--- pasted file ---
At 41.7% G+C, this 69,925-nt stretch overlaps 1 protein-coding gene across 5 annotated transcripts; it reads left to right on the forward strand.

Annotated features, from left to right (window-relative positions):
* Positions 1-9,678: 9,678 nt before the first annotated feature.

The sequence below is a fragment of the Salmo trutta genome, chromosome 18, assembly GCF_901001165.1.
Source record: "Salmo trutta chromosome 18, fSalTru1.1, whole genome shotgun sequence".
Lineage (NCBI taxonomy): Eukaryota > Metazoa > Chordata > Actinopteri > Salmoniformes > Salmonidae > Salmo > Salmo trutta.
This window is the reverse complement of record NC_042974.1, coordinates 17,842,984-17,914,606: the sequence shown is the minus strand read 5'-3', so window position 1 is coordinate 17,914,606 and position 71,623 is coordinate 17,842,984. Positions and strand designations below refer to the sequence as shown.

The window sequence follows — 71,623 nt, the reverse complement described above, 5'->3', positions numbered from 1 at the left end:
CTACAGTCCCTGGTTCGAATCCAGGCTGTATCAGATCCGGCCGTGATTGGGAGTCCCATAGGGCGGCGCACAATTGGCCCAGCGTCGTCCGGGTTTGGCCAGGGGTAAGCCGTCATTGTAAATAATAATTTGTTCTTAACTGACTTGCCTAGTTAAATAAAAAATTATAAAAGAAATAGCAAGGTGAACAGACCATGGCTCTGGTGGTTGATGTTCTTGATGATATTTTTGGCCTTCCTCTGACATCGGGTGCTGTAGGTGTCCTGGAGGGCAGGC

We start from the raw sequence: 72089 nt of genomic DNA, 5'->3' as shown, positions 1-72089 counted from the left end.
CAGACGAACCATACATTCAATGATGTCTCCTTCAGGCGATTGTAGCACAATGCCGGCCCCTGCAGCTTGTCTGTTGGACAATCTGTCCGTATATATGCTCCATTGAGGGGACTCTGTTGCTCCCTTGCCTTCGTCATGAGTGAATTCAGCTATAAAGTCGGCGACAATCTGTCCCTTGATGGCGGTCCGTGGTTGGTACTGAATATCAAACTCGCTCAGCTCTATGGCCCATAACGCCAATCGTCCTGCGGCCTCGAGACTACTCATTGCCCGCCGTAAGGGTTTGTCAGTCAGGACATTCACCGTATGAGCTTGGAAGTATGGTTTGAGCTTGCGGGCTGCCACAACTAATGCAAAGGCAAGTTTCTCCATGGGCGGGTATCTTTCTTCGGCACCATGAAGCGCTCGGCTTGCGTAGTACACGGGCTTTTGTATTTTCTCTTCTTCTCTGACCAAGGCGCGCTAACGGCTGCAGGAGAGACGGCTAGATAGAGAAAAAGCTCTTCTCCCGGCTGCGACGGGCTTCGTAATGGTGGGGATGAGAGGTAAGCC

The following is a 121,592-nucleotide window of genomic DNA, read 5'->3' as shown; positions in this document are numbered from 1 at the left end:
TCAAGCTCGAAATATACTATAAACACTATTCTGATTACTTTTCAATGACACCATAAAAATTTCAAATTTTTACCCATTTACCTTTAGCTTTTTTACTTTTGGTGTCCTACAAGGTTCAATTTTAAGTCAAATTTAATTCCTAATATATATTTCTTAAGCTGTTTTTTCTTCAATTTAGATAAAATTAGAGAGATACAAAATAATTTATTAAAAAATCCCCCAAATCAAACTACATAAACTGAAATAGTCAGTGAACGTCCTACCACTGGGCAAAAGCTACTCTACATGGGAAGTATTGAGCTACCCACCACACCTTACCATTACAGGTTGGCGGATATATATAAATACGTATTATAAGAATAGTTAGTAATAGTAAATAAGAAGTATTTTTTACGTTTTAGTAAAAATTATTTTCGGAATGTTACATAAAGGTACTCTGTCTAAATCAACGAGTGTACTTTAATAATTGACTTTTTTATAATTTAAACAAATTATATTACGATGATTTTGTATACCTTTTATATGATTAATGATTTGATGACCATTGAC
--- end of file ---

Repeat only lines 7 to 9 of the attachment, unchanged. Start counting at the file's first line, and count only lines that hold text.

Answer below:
This window is the reverse complement of record NC_042974.1, coordinates 17,842,984-17,914,606: the sequence shown is the minus strand read 5'-3', so window position 1 is coordinate 17,914,606 and position 71,623 is coordinate 17,842,984. Positions and strand designations below refer to the sequence as shown.

The window sequence follows — 71,623 nt, the reverse complement described above, 5'->3', positions numbered from 1 at the left end:
CTACAGTCCCTGGTTCGAATCCAGGCTGTATCAGATCCGGCCGTGATTGGGAGTCCCATAGGGCGGCGCACAATTGGCCCAGCGTCGTCCGGGTTTGGCCAGGGGTAAGCCGTCATTGTAAATAATAATTTGTTCTTAACTGACTTGCCTAGTTAAATAAAAAATTATAAAAGAAATAGCAAGGTGAACAGACCATGGCTCTGGTGGTTGATGTTCTTGATGATATTTTTGGCCTTCCTCTGACATCGGGTGCTGTAGGTGTCCTGGAGGGCAGGC